As Christ’s disciples we are called to “love one another as He has loved us,” and it is by this that all men will know that we are His disciples (John 13:34-35). What does His love for us look like, and how are we to imitate it? It looks like the father who saw his son while he was still far off, “was filled with compassion, and ran and put his arms around him and kissed him” (15:20). But to truly appreciate the significance of the father’s reception of his repentant son, we need to look at what he did next: he got a robe—the best one—and put it on him (15:22). And so the son entered his father’s house adorned in his father’s “best robe.” When he walked into the house, all who saw him saw what he was wearing. His clothing identified him as his father’s son. Likewise, we who have been reconciled to God through the death of His son (Romans 5:10) are now holy and blameless in His sight (Colossians 1:22). We are now “found in Him, not having a righteousness of our own that comes from the law, but one that comes through faith in Christ” (Philippians 3:9). As John Calvin states, “To be justified in God’s sight is to be reckoned as righteous in God’s judgment and to be accepted on account of that righteousness...having been clothed in [Christ’s righteousness, we appear] in the sight of God not as a sinner, but as a righteous person...Our righteousness is not in us, but in Christ. We possess it only because we participate in Christ; in fact, with him, we possess all his riches.” Like the father in the parable who put his “best robe” on his son, our Father has clothed us with the garments of salvation, and put a “robe of righteousness” on us (Isaiah 61:10). It should not be overlooked that this is the very same passage Jesus read in the temple at Nazareth when He said, “Today this scripture is fulfilled in your hearing” (Luke 4:21). The “robe of righteousness” we wear is the righteousness of Christ. This is why the prophets call Him “the LORD our Righteousness” (Jeremiah 33:16). Therefore, to love one another as He has loved us is to view one another as He views us: as clothed in the righteousness of Christ. When we walk into the house, every other member of the house should see what we are wearing. And when we begin to see one another as clothed in Christ’s righteousness, it will change the way we treat one another, even as it changes the way we see ourselves, because we are looking at one who appears before God exactly as we do—“holy and blameless before Him in love” (Ephesians 1:4).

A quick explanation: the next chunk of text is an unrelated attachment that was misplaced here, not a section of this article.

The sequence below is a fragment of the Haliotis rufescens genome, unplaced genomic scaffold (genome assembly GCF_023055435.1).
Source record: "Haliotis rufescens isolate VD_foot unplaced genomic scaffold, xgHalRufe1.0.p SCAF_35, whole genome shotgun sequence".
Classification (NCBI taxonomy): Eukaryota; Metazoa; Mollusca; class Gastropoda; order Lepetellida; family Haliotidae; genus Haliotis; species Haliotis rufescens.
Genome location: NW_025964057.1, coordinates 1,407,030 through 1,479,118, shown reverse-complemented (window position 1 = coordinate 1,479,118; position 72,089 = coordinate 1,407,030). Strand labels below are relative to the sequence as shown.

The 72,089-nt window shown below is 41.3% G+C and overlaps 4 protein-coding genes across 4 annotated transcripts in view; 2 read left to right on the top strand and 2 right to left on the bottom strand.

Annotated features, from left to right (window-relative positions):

Those in the church who view others not according to Christ’s righteousness, but according to comparisons of outward performance that they set up (2 Corinthians 10:12), and judge them, do so because they have not yet learned to view themselves according to God’s righteous judgment (Romans 2:5). They may, like the older son in the story, believe themselves to be deserving of God’s favor based on their own merit. They may view themselves as “rich, and in need of nothing,” but in reality apart from Christ they are “wretched, pitiable, poor, blind and naked” (Revelation 3:17). They are, in fact, what the younger son knew himself to be. They may have attempted to “cover themselves with their works,” but all their “righteousnesses” appear as “filthy rags” (Isaiah 59:6; 64:6). God invites them to “buy” (“without money and without price,” cf. Isaiah 55:1-3) a “white garment” so that the “shame of their nakedness” no longer appears (Revelation 3:18; cf. Genesis 3:10); but before they can “buy” it, they have to come to the place of knowing they have nothing of their own with which to pay for it. It is “not by works of righteousness that we have done, but by His mercy that He has saved us” (Titus 3:5). The Pharisees in the first century, like the older son in the story, could not accept this. To the degree that those in the twenty-first century church cannot accept it, and rely in any part on their own efforts or merits to secure their place at the table in God’s kingdom, they too will be left outside. Their attempts to “enter the kingdom by force” (Luke 16:16) will result in judgment of others, in order to make themselves appear more righteous by comparison. But they will not appear before God clothed in Christ’s righteousness, until they come to understand that their need for His mercy is as great as that of any other sinner whom they have judged.